The Ukrainian war will likely continue if the U.S. and NATO support the Zelenskyy government’s war aims. It will force Russia to commit more military forces, declare a partial or full mobilization of reserves, and possibly, even formally declare war on Ukraine.
For the Kremlin, expulsion from the territories it seized in 2014 would constitute an existential threat. A military escalation would also precipitate additional sanctions.
Moscow might also choose to expand the conflict by invading one or more neighboring countries, particularly one of the Baltic states. It has already threatened to seize Moldova’s breakaway province of Transdniestria—a region controlled by pro-Russian elements. Moldova is not part of NATO, but a seizure would bring on another round of sanctions against Russia.
An attack on the Baltic states would, however, require NATO members to respond militarily. In the long term, Russia would not win a war with NATO. But in the short term, NATO is not prepared for a war with Russia, either politically, psychologically, or militarily.
The Kremlin might use such an escalation, or at least the threat of one, to force a negotiated settlement in Ukraine. Notwithstanding widespread public support for Ukraine, that support is likely to be considerably tempered if it leads to war between NATO and Russia and the risk of a nuclear conflict.
The strategy of “escalate to de-escalate” has been described by military analysts as indicative of the Kremlin’s brinkmanship style. However, the term or strategy does not appear anywhere in Russian military writings or stated doctrine.
However, Moscow has frequently dropped hints about the risks of nuclear conflict. Russian Foreign Minister Sergey Lavrov, for example, has repeatedly pointed out that the conflict in Ukraine could escalate into a third world war, noting, “The danger is serious, real. And we must not underestimate it.”
The United States and NATO have ignored Russian threats of a nuclear escalation. Russian use of theater nuclear weapons would serve little military purpose and would bring widespread public condemnation and additional rounds of sanctions from the West.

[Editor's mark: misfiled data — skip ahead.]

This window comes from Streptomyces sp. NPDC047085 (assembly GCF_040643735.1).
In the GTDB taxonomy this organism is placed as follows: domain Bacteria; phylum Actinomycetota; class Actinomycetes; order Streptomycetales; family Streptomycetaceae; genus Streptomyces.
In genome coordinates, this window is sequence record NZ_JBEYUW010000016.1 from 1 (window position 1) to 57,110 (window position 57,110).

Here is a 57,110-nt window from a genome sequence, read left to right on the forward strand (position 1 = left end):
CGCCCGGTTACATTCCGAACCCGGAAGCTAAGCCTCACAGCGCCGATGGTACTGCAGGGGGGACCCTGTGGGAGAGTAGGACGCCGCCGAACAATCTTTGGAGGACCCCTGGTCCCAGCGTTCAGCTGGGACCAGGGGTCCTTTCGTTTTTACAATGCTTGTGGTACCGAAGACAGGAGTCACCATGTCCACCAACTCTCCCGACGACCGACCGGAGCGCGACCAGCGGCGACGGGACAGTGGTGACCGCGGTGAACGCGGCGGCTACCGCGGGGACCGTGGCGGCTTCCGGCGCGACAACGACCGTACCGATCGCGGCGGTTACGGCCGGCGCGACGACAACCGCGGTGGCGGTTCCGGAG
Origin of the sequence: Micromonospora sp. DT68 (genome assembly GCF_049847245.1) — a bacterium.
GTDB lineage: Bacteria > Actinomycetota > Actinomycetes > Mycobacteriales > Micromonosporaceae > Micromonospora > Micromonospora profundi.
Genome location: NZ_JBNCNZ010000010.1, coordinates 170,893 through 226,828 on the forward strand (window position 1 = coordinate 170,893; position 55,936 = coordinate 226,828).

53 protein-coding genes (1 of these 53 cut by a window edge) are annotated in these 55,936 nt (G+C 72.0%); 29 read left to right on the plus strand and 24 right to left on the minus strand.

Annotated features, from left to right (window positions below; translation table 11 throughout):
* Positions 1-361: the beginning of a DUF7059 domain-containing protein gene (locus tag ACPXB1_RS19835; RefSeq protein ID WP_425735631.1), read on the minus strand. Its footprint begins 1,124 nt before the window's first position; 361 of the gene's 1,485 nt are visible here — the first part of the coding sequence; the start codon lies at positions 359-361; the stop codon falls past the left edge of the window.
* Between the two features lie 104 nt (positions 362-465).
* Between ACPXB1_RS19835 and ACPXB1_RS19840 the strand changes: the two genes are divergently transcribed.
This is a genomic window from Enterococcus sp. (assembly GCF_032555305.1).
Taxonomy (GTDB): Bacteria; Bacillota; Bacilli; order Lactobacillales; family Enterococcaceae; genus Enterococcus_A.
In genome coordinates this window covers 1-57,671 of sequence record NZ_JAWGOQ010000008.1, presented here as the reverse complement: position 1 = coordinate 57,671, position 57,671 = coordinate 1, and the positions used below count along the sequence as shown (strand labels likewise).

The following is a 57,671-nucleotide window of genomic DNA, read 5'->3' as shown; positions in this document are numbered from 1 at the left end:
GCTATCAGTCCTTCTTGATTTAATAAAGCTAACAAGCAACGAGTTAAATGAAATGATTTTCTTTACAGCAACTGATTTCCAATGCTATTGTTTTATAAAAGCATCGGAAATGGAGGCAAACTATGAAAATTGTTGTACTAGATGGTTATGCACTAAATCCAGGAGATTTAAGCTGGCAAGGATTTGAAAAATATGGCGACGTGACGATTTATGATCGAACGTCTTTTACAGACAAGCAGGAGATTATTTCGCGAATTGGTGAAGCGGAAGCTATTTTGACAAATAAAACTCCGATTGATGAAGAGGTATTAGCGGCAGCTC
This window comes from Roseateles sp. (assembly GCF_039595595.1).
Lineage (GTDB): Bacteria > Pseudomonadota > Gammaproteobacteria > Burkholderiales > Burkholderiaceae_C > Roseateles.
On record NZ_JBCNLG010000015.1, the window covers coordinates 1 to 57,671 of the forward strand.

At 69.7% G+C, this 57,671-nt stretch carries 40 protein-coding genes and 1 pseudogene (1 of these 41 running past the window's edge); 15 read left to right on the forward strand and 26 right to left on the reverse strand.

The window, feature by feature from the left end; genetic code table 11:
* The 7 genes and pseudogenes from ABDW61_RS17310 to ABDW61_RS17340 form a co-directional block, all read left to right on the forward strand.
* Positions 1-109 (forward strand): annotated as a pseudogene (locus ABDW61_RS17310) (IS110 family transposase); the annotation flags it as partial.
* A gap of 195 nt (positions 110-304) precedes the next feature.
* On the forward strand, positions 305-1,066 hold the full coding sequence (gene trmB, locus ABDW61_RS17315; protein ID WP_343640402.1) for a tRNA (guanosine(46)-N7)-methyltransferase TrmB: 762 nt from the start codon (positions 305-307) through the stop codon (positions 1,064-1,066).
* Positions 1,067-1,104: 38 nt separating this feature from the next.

The other likely alternative in the Ukrainian war is that the Kremlin simply announces that it has accomplished its goals in Ukraine and declares the end of military operations. In this scenario, it would retain any newly conquered territories, regardless of whether it formally annexes them or not.
The Zelenskyy government would not support such a de facto settlement. Certainly not one that leaves Moscow in control of large areas of Ukraine, especially if those areas include Ukraine’s Black Sea coast and the economic and militarily strategic port city of Odessa. Such a move would cripple Ukraine’s economy, depriving it of its ability to export its goods, in particular its agricultural production.
Whether Ukraine could continue the war in the event of a Russian ceasefire, much less go on the offensive, will depend on the willingness of the U.S. and its NATO allies to continue to support the Zelenskyy government’s war aims.
There is also the larger question of who will pay for rebuilding a war-ravaged Ukraine. That cost will, at a minimum, amount to hundreds of billions of dollars. A recently proposed EU plan called for more than a trillion dollars in grants and loans through a contemporary “Marshall Plan”-type effort to rebuild the country. While the United States and the EU will contribute to the rebuilding costs, funding Ukrainian reconstruction is neither politically nor economically feasible for the United States or the EU.
Expropriating the hundreds of billions of dollars in frozen Russian central bank assets, as well as the assets of Russian oligarchs and Russian state institutions, would go a long way in funding the cost of rebuilding Ukraine. EU Chief Charles Michel has already proposed that seized Russian assets should be earmarked to rebuild Ukraine. It’s not clear if there is a legal basis for doing so. The prospect of losing those assets, however, might well compel Moscow to continue the conflict.
The likelihood that territorial concessions to Russia would result in a quick resolution of the Ukrainian conflict was once considered a viable option. Indeed, that was one reason why the West was initially reluctant to arm Ukraine. Such an alternative seems unlikely now, even if Russia was to unilaterally declare its war aims achieved and announce a ceasefire.
There is little appetite in the West for a “Munich”-type solution. It’s unlikely public opinion would stand for it. Moreover, the cost of rebuilding Ukraine, and the question of how that will be paid for, will likely spark renewed conflict with Moscow.
For now, it seems there is little prospect that the war in Ukraine will end soon. Indeed, escalation and potentially an expansion to include other states are more likely than a quick resolution.
Views expressed in this article are the opinions of the author and do not necessarily reflect the views of The Epoch Times.